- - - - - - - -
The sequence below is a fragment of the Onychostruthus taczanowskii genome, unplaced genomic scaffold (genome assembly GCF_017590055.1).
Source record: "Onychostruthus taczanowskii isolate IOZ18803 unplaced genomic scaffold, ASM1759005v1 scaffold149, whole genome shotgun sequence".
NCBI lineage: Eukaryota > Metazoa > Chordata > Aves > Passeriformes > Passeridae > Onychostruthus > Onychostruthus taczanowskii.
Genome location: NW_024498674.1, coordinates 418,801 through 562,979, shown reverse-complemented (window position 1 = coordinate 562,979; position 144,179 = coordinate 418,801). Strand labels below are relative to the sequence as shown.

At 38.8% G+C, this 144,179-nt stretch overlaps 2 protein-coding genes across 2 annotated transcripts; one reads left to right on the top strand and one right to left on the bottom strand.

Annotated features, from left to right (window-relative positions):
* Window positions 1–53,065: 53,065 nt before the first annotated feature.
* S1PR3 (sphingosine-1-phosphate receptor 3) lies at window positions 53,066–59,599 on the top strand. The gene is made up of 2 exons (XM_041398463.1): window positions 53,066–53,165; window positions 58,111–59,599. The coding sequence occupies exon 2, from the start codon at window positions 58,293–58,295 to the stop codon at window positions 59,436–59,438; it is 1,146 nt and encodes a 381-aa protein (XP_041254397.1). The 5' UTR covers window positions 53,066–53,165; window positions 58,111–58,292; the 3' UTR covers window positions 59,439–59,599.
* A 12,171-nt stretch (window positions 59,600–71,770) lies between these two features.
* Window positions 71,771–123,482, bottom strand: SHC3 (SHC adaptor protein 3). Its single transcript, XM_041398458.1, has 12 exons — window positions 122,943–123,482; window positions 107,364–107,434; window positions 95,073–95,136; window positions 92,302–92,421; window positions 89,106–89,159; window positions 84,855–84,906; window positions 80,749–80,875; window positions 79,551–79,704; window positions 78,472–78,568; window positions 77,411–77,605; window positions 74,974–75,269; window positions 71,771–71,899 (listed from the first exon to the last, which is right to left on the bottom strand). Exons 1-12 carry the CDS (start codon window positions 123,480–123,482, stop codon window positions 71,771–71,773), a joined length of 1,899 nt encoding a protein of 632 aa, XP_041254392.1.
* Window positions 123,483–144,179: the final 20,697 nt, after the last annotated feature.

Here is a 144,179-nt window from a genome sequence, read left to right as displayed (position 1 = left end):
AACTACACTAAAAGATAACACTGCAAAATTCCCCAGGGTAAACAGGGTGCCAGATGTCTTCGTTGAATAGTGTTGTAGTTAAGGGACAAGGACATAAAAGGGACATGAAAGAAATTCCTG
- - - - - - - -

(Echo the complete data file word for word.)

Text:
The sequence below is a fragment of the Onychostruthus taczanowskii genome, unplaced genomic scaffold (genome assembly GCF_017590055.1).
Source record: "Onychostruthus taczanowskii isolate IOZ18803 unplaced genomic scaffold, ASM1759005v1 scaffold149, whole genome shotgun sequence".
NCBI lineage: Eukaryota > Metazoa > Chordata > Aves > Passeriformes > Passeridae > Onychostruthus > Onychostruthus taczanowskii.
Genome location: NW_024498674.1, coordinates 418,801 through 562,979, shown reverse-complemented (window position 1 = coordinate 562,979; position 144,179 = coordinate 418,801). Strand labels below are relative to the sequence as shown.

At 38.8% G+C, this 144,179-nt stretch overlaps 2 protein-coding genes across 2 annotated transcripts; one reads left to right on the top strand and one right to left on the bottom strand.

Annotated features, from left to right (window-relative positions):
* Window positions 1–53,065: 53,065 nt before the first annotated feature.
* S1PR3 (sphingosine-1-phosphate receptor 3) lies at window positions 53,066–59,599 on the top strand. The gene is made up of 2 exons (XM_041398463.1): window positions 53,066–53,165; window positions 58,111–59,599. The coding sequence occupies exon 2, from the start codon at window positions 58,293–58,295 to the stop codon at window positions 59,436–59,438; it is 1,146 nt and encodes a 381-aa protein (XP_041254397.1). The 5' UTR covers window positions 53,066–53,165; window positions 58,111–58,292; the 3' UTR covers window positions 59,439–59,599.
* A 12,171-nt stretch (window positions 59,600–71,770) lies between these two features.
* Window positions 71,771–123,482, bottom strand: SHC3 (SHC adaptor protein 3). Its single transcript, XM_041398458.1, has 12 exons — window positions 122,943–123,482; window positions 107,364–107,434; window positions 95,073–95,136; window positions 92,302–92,421; window positions 89,106–89,159; window positions 84,855–84,906; window positions 80,749–80,875; window positions 79,551–79,704; window positions 78,472–78,568; window positions 77,411–77,605; window positions 74,974–75,269; window positions 71,771–71,899 (listed from the first exon to the last, which is right to left on the bottom strand). Exons 1-12 carry the CDS (start codon window positions 123,480–123,482, stop codon window positions 71,771–71,773), a joined length of 1,899 nt encoding a protein of 632 aa, XP_041254392.1.
* Window positions 123,483–144,179: the final 20,697 nt, after the last annotated feature.

Here is a 144,179-nt window from a genome sequence, read left to right as displayed (position 1 = left end):
AACTACACTAAAAGATAACACTGCAAAATTCCCCAGGGTAAACAGGGTGCCAGATGTCTTCGTTGAATAGTGTTGTAGTTAAGGGACAAGGACATAAAAGGGACATGAAAGAAATTCCTG